The crosshairs moved up slowly to rest on his forehead.

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"The Kaibab Resolution"

Excerpt 1

Las Vegas had suggested itself as a gradual golden glow in the night sky when the plane was still some ten minutes flying time from McCarran Airport. Liam Brannigan shifted uncomfortably in his seat and folded the in-flight magazine he'd already read disinterestedly on the outward leg of what had proved to be a relatively productive visit to Washington. His lazy gaze fell on a shapely stewardess making final landing arrangements before being drawn back to the diamond bright cluster of light emanating upwards from the city in which he had lived for the past two years.

Book Cover

"The Kaibab Resolution"

Excerpt 2

Brother Patrick had admonished himself in the past for enjoying a good drink but Father Michael had once counseled him that in the priesthood generally and that in the Dublin priesthood in particular, concern should only set in when he began to enjoy a "fierce drink." No one had ever managed to define the increments by which "good" became "fierce" became "terrible" and had not old Father McLaughlin, one of the most beloved and respected of men, been referred to only last week as a "terrible man for the drink?" He'd also heard of a well-known priest in Cork who'd developed a taste for a "terrible fierce drink." He obviously had nothing to worry about yet.

Patrick was confused, but in the meantime he'd see his young parishioners off the premises then join them again later down at the Liffey Bar for a jar and a blether. He stepped back into the shadow of the arched doorway and re-entered the chapel where he noticed a celebrant, head bowed, still seated in a rear pew. Pausing only to pick up a hymn book which had fallen to the floor, Patrick didn't even hear the muffled thwack of the silenced bullet which tore a hole in his throat and sent him reeling backwards through the doorway he'd just entered.

Book Cover

"The Kaibab Resolution"

Excerpt 3

Las Vegas Police Lieutenant John Regan enunciated his words with a staccato growl.

"Your problem is your attitude stinks, son. Now why don't you pick your things up off my desk and get out of my face?"  Regan glared at the back of the already departing, embarrassed cop. "I hear you been dealin' with the public like that again, I'll have you directing the goddamn traffic, you sonofabitch".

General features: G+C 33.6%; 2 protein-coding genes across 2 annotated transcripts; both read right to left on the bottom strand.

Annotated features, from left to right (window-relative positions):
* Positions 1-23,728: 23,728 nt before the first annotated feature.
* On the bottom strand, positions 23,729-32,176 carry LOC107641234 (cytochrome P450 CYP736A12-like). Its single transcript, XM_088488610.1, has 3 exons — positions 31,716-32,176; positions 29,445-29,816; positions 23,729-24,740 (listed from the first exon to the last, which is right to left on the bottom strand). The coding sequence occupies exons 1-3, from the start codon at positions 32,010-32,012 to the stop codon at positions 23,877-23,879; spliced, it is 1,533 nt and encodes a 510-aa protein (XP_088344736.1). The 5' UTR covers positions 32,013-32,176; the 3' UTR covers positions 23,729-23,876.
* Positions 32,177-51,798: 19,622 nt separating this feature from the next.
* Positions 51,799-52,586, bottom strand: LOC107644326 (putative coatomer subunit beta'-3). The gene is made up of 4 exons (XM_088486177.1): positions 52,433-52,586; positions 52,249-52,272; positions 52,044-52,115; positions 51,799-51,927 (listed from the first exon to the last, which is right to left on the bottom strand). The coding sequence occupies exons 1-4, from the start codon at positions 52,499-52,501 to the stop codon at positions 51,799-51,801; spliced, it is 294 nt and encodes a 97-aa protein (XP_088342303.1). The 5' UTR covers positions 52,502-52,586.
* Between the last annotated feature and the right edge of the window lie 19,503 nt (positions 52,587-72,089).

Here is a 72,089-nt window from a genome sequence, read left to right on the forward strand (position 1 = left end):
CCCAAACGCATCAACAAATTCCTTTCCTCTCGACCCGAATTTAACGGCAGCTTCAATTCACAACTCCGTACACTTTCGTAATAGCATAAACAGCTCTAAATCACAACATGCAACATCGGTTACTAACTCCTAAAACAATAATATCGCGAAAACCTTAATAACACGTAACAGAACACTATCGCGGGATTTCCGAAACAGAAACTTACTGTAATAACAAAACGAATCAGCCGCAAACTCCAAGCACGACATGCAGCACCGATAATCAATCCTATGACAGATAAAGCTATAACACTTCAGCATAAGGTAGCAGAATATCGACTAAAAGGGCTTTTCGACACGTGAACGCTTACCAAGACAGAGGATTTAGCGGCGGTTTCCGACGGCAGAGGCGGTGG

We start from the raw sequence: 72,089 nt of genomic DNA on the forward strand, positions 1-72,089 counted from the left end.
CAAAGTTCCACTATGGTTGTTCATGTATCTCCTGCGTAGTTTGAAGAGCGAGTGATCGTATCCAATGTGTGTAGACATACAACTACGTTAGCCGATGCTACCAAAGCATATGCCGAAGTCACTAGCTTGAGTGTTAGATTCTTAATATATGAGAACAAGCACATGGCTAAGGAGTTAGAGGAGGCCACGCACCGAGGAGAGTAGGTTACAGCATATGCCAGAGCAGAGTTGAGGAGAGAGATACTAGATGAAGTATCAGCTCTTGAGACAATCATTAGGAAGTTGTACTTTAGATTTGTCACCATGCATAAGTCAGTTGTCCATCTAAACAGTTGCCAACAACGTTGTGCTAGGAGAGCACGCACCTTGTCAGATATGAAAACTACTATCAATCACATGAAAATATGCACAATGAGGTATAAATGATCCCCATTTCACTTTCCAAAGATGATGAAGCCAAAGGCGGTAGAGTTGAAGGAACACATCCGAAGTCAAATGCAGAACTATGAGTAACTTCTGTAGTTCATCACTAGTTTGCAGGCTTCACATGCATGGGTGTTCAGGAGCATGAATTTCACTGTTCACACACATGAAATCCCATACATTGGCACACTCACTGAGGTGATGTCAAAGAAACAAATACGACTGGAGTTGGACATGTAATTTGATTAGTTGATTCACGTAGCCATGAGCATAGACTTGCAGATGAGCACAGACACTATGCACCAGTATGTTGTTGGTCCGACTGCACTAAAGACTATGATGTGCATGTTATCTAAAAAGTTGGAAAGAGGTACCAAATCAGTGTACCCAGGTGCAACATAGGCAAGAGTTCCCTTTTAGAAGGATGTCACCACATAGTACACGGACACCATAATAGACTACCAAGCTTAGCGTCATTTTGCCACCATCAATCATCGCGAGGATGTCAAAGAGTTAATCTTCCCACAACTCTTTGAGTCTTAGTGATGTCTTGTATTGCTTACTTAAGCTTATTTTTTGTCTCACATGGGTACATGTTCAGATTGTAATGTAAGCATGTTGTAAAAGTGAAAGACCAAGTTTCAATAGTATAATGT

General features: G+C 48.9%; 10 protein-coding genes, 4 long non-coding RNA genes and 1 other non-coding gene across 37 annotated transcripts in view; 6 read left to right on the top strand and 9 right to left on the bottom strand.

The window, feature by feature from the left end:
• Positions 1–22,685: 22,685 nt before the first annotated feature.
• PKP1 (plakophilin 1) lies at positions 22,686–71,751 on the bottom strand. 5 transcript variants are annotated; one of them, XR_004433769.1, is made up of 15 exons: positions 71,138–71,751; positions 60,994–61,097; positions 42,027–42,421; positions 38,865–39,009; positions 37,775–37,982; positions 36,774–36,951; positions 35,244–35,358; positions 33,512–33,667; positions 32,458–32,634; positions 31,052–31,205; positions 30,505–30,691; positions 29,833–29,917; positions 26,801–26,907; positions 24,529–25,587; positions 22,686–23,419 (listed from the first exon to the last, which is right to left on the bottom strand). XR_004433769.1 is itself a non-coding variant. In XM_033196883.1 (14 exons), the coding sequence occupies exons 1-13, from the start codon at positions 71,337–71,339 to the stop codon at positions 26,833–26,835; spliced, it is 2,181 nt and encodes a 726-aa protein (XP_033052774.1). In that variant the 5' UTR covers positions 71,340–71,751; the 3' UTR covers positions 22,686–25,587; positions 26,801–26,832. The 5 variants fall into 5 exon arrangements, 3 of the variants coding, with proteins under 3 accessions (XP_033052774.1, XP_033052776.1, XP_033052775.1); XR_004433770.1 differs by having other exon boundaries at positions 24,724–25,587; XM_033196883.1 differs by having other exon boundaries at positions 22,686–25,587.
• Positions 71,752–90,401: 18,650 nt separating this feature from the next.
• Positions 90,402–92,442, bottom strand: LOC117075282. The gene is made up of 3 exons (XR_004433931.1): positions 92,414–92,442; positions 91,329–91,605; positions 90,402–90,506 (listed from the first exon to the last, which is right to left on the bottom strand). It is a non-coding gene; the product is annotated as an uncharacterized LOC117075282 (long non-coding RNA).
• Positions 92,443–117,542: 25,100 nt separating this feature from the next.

"He already directs the traffic, boss", corrected Sergeant Bilk, known ubiquitously and for obvious reasons as 'Bilko'.

Regan shouted after the disappearing cop. "I'll have you directing traffic with this night-stick shoved up your ass, you sonofabitch."

"Some of the guys figure he's gay as well, but I guess he'll get the point," said Bilko.

Book Cover

"The Kaibab Resolution"

Excerpt 4

The roe deer lapped at the spring water, raising its head every once in a while to permit visual and scent confirmation that no danger existed. Dappled sunlight fell on the small brook and made the water sparkle like crystal. A few dusty paths between the pine trees on its banks signaled the importance of the water hole to the local wildlife.

A noise startled the deer just sufficiently for it to straighten its forelegs, bringing its body round to investigate further. Almost simultaneously, the crack of a rifle sped a bullet towards the animal, burying itself in its rear quarters and causing it to crash helplessly into the shallow pool.

"Jesus Christ, Edson, you are for sure the worst godamn shot in this man's army."

"I hit it, didn't I?" growled the hunter, knowing the ridicule he could expect upon his return to the collection of log cabins they called base camp.

"Yeah, right in the ass. Three feet from a kill shot."

"You sonofabitch. You snapped a twig deliberately. I had that deer right in my sights but you're just trying to make me look stupid in front of the guys. I've a good mind to…" Edson grabbed angrily for the lapel of his partner's camouflage jacket with his left hand only to stop short with a yelp as the twelve inch blade of a hunting knife threatened to separate his nose from his upper lip.

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"The Patriot Game"

Excerpt 1

In her farmhouse just outside the Kerry village of Castlemaine, Sinéad O'Grady finished drying the plate she'd used for a meal of herring and potatoes, placing it on top of four others, none of which were of the same size or design. Placing the drying cloth over the rear of a chair in the small kitchen, she took a damp towel and opened the heavy metallic door of the cooking range within which, golden and crusted brown now, was a rhubarb pie. The old, blackened range was the centerpiece of the kitchen and also provided warmth. It was adorned with copper pans, empty bottles and dried flowers. It was a most efficient cooking and heating system; maintenance free, other than the soot which it produced in surprising quantities and on a daily basis.